|It may have made the poster, but it didn't make the movie. The image of Danny Kaye in this poster is straight from a Chinese restaurant scene deleted from the theatrical release of The Secret Life of Walter Mitty.|
Needless to say, I was thrilled to notice the Warner Archives’ new pressing of The Secret Life of Walter Mitty contained several bonus features—the trailer, as well as an interview with Virginia Mayo. Ms. Mayo was very sweet when I interviewed her 30 years ago for Danny Kaye: King of Jesters, but perhaps a little too sweet. I could tell from the way she talked about Danny and especially Sylvia that she was holding back; I was convinced she held several more interesting memories that she wasn’t quite ready to share.
Perhaps this new DVD had the rest of the story? Alas, no. I already knew it wasn’t a new interview, since Ms. Mayo died nine years ago. But while she is lovely on the DVD, it isn’t really an interview, but rather a well-rehearsed, 90-second introduction of the cast and the sharing of a single, innocuous anecdote. I was disappointed, and reluctantly clicked the menu to view the trailer, expecting nothing more than a 30-second collection of clips from the movie.
Au contraire. My first hint that something special awaited me came early on, as the narrator announced, "Danny Kaye, eight times as funny in eight hilarious roles!" Eight? But the finished film contains only six dream Mitties plus his real-life seventh personality, mild-mannered Mitty. Number Eight must have been the fleeing gangster Walter O’Mitty, who sang “Molly Malone” in a deleted Irish Informant daydream.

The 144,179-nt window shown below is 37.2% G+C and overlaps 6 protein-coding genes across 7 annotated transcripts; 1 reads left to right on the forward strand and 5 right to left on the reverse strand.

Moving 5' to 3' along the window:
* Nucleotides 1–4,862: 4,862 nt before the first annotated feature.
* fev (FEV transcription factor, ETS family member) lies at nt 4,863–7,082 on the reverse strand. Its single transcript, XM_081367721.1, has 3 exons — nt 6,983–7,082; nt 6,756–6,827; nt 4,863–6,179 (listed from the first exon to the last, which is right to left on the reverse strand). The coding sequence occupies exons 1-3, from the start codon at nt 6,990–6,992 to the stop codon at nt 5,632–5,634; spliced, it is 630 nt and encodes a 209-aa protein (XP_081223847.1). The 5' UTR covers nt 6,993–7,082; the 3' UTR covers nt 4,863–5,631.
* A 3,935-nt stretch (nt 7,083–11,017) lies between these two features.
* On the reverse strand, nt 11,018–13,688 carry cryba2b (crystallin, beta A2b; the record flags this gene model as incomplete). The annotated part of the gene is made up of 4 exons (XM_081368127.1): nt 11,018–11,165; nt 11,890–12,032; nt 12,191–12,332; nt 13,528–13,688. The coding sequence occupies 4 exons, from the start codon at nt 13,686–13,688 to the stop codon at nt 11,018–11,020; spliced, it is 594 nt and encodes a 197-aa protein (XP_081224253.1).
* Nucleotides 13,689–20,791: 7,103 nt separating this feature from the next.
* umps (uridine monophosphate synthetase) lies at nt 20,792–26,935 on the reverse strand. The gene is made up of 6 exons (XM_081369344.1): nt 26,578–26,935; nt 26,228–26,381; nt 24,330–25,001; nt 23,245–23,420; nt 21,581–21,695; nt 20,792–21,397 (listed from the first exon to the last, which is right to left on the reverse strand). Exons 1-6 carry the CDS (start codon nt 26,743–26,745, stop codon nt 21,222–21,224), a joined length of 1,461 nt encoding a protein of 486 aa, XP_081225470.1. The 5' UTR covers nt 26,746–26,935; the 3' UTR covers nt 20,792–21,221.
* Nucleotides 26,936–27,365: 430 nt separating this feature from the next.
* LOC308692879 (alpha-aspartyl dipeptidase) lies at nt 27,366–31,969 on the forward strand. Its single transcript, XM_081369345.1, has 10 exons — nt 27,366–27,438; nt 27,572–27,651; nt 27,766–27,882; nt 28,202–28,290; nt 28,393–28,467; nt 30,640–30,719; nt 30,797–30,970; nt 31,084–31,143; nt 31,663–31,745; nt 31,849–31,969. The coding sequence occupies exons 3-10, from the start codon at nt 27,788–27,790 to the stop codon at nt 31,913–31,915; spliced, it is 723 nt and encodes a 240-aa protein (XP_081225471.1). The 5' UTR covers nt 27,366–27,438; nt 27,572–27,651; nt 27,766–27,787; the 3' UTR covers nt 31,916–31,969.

You see, during its first pre-release previews in the spring of 1947, the film clocked in at two-and-a-half hours—far too long for a comedy. So the editors went to work whittling the movie down to one hour, 50 minutes. “Molly Malone” and a half-dozen other extended sequences ended up on the cutting room floor.
Evidently, the trailer that appears on the DVD was created during the previews and originally contained a brief shot of Walter O’Mitty. In its place, there’s now a rough, near-imperceptible cut (instead of a smooth dissolve) where the shot probably was intended to be (between Captain Mitty and Anatole).
But all was not lost. The final shot of the trailer is the intended ending of the western daydream, which did get cut from the movie—of Slim Mitty whalloping Toledo Tubby into a horse trough. (In the movie, the dream ends right before this, with Tubby on his knees, begging for mercy.)
And better yet, right before that scene the trailer contains quick snippets from the deleted Chinese restaurant scene. Boris Karloff and Henry “Lard Face” Corden are scowling in a restaurant booth, as they take back the black book from Danny. Lard Face then throws a knife at Danny, who dodges it with a look of terror on his face. (A still photo of this scene also appears on the back of the DVD sleeve and was used to produce the above theatrical poster.)
I had assumed that everything deleted from Mitty had been lost forever, so it’s wonderful that some of the footage has survived—even if it’s only a few seconds.